Wine racks designed by Niagara manufacturer Hamill Machine Company
Diversity is key. It’s a philosophy that has kept a Niagara manufacturing company going strong for the past two decades since its current CEO Bob Benner took over in 1998.
Hamill Machine, a Niagara Falls based small manufacturing facility, is currently expanding from 4,000 square feet to 9,000 square feet. In an era where cities are constantly looking at ways to move away from manufacturing to something sexier like the hi-tech sector, Benner says there is still plenty of work for manufacturing companies that are comfortable with going outside of the traditional sector space.
“We invested $30,000 into 3D software during the last recession so that we can be ahead of the curve when the recession ended,” explained Benner. He said 20 years ago he didn’t even have a computer at the shop. The company also made a conscious decision to stay away from the steel and auto market because, as Benner says, “it’s feast or famine”.
In 2008 when times were tough across the province, especially for small and medium sized businesses, Benner and the team at Hamill focused on thinking of new areas they could get into with the skill set and machinery they already had. “We diversified enough to maintain sales at that time,” said Benner.
Two key projects stand out for Benner. One is a wine barrel rack they originally designed for Two Sisters Winery in Niagara-on-the-Lake. “It was simply a case of studying what currently existed and looking to improve upon it,” said Benner. The company ended up designing and building barrel racks made out of aluminum as opposed to the traditional steel. The racks are based on wheels; the barrels don’t touch each other which allows them to easily be turned regularly as is needed for red wine. When the rack was installed at Two Sisters it was the only one in Canada. Hamill has since had orders for their product from wineries in Nova Scotia, Newfoundland, eastern Ontario, British Columbia and the United States. The success of the wine barrel racks has caused Hamill to design and build a beer keg rack as well.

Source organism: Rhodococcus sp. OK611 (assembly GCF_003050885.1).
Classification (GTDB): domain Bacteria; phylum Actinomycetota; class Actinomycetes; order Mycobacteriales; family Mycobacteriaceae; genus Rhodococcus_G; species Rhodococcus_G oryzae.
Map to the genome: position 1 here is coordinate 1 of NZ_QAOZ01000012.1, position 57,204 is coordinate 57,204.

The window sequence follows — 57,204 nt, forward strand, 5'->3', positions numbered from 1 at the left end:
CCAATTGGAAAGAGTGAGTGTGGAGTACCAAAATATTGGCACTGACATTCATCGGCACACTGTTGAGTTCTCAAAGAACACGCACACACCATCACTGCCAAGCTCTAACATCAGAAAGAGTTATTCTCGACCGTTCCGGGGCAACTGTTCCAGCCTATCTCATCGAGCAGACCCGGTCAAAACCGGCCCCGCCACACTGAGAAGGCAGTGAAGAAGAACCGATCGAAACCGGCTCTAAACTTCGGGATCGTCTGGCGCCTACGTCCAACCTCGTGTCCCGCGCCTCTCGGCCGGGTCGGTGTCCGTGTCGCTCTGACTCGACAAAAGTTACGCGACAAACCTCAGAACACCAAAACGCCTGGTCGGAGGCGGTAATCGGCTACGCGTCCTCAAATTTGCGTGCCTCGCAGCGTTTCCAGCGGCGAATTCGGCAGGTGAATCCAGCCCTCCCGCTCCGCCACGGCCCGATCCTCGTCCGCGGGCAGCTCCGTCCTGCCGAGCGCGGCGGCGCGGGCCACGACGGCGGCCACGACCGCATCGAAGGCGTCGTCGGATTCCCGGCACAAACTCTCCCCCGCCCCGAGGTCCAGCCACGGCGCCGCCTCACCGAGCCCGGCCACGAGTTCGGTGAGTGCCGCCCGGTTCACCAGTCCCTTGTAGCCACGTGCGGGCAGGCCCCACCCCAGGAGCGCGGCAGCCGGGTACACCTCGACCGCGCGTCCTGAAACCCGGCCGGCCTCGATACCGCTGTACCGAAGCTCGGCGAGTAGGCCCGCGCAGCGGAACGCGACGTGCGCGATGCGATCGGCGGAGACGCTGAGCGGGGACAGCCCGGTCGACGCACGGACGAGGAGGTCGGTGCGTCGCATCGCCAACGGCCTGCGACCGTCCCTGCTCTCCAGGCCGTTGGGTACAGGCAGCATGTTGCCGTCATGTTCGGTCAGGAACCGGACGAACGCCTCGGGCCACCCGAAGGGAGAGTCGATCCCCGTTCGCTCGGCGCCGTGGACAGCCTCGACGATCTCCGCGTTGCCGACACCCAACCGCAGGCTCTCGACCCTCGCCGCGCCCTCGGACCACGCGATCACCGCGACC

The second significant project was born out of a request from a farmer in Brantford who asked Benner if his company could design something that could cut his product faster. Hamill developed a microgreens harvester that cuts product fifty times faster than the old way. The Harvester can cut up to 1,800 trays per day with little to no waste. Like the wine barrel rack, the microgreens harvester was a springboard for Hamill engineers to design both a microgreens washer and dryer. The products have been sold in South Africa and all over the United States.
Benner sees the cannabis industry as the next big opportunity for a company like Hamill. The rapid growth of that sector will certainly have companies looking to more efficiently prepare and distribute their products.
Hamill has 15 employees in total and are looking to add more engineers. To help cultivate top young talent Benner works closely with Niagara College taking on apprentices, speaking to students and promoting the trades. He also takes on high school students to help them gain experience and expose them to different career opportunities.
He said the small manufacturing companies that are left in Niagara work very well together. “We help each other out and send work to each other,” he explained. “There are other companies that do things we don’t or specialize in certain areas we don’t and vice versa.”
“The way I look at business is one in 10,000 get really rich. The rest of us make a living,” Benner explained with a smile. “Sometimes I’m up and sometimes I’m down but as long as we are innovative and working hard we’ll be fine.”
Good advice from someone who’s proof positive that philosophy works. Smaller and adaptive manufacturing companies are alive and well in Niagara.